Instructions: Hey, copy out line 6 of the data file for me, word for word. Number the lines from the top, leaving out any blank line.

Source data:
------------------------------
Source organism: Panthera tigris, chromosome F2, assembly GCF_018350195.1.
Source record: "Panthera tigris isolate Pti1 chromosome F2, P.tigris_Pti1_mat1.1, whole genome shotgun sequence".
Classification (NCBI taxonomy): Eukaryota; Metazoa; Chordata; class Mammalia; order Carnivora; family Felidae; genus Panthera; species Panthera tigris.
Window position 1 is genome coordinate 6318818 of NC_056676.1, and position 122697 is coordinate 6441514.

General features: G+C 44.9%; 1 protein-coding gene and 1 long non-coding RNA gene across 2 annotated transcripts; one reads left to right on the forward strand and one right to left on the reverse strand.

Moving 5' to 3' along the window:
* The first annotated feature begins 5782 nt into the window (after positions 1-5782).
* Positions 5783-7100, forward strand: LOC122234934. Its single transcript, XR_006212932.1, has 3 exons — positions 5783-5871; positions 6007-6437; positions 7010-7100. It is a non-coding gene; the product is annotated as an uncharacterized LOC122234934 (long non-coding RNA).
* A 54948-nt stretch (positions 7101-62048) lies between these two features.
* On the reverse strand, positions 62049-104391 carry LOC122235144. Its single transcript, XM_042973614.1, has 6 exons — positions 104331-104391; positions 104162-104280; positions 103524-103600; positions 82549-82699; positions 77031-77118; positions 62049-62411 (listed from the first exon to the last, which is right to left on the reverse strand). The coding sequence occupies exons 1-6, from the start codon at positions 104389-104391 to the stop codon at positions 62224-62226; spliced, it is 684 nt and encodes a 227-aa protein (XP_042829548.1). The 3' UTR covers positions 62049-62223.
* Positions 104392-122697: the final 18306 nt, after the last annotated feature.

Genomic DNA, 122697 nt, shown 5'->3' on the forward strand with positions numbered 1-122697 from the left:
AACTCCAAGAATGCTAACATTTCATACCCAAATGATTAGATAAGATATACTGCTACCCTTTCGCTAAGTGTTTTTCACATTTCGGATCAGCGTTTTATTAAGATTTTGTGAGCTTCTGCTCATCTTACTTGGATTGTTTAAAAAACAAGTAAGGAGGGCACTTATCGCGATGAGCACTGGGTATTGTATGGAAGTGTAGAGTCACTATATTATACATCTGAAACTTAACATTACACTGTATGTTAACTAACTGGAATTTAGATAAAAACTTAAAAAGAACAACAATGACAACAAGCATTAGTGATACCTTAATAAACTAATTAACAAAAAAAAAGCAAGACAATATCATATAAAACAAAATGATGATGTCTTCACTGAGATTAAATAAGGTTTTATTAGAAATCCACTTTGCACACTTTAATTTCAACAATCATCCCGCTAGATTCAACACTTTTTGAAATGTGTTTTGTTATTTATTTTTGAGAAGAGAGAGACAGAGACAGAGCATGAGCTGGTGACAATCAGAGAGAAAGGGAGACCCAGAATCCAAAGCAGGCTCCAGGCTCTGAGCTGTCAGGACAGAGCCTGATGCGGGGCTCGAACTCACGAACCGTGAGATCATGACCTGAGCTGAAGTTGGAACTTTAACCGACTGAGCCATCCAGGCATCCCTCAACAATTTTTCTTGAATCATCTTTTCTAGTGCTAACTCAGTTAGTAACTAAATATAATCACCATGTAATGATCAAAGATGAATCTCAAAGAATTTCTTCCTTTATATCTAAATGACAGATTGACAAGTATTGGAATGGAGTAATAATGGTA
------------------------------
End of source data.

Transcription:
Moving 5' to 3' along the window: